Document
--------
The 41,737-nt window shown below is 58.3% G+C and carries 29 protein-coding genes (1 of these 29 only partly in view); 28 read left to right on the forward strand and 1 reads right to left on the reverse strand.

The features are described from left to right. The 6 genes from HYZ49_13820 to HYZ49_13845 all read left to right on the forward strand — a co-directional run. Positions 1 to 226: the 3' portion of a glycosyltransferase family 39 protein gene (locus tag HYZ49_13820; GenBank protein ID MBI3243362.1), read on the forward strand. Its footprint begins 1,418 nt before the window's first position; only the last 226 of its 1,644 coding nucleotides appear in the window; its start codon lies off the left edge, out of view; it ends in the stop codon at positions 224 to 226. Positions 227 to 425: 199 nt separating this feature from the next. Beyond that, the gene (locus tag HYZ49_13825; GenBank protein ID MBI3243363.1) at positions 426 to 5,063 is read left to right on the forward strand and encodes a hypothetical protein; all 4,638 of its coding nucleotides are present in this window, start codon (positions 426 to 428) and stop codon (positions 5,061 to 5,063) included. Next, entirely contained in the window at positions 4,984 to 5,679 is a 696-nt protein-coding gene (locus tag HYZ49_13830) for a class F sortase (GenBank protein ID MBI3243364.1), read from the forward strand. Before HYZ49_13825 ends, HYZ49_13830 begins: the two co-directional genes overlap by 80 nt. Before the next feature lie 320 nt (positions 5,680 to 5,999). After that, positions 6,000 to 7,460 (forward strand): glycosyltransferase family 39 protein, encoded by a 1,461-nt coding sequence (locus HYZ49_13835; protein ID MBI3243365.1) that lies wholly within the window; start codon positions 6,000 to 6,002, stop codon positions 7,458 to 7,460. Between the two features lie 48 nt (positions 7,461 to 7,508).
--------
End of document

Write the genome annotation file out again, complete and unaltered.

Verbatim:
The 41,737-nt window shown below is 58.3% G+C and carries 29 protein-coding genes (1 of these 29 only partly in view); 28 read left to right on the forward strand and 1 reads right to left on the reverse strand.

The features are described from left to right. The 6 genes from HYZ49_13820 to HYZ49_13845 all read left to right on the forward strand — a co-directional run. Positions 1 to 226: the 3' portion of a glycosyltransferase family 39 protein gene (locus tag HYZ49_13820; GenBank protein ID MBI3243362.1), read on the forward strand. Its footprint begins 1,418 nt before the window's first position; only the last 226 of its 1,644 coding nucleotides appear in the window; its start codon lies off the left edge, out of view; it ends in the stop codon at positions 224 to 226. Positions 227 to 425: 199 nt separating this feature from the next. Beyond that, the gene (locus tag HYZ49_13825; GenBank protein ID MBI3243363.1) at positions 426 to 5,063 is read left to right on the forward strand and encodes a hypothetical protein; all 4,638 of its coding nucleotides are present in this window, start codon (positions 426 to 428) and stop codon (positions 5,061 to 5,063) included. Next, entirely contained in the window at positions 4,984 to 5,679 is a 696-nt protein-coding gene (locus tag HYZ49_13830) for a class F sortase (GenBank protein ID MBI3243364.1), read from the forward strand. Before HYZ49_13825 ends, HYZ49_13830 begins: the two co-directional genes overlap by 80 nt. Before the next feature lie 320 nt (positions 5,680 to 5,999). After that, positions 6,000 to 7,460 (forward strand): glycosyltransferase family 39 protein, encoded by a 1,461-nt coding sequence (locus HYZ49_13835; protein ID MBI3243365.1) that lies wholly within the window; start codon positions 6,000 to 6,002, stop codon positions 7,458 to 7,460. Between the two features lie 48 nt (positions 7,461 to 7,508).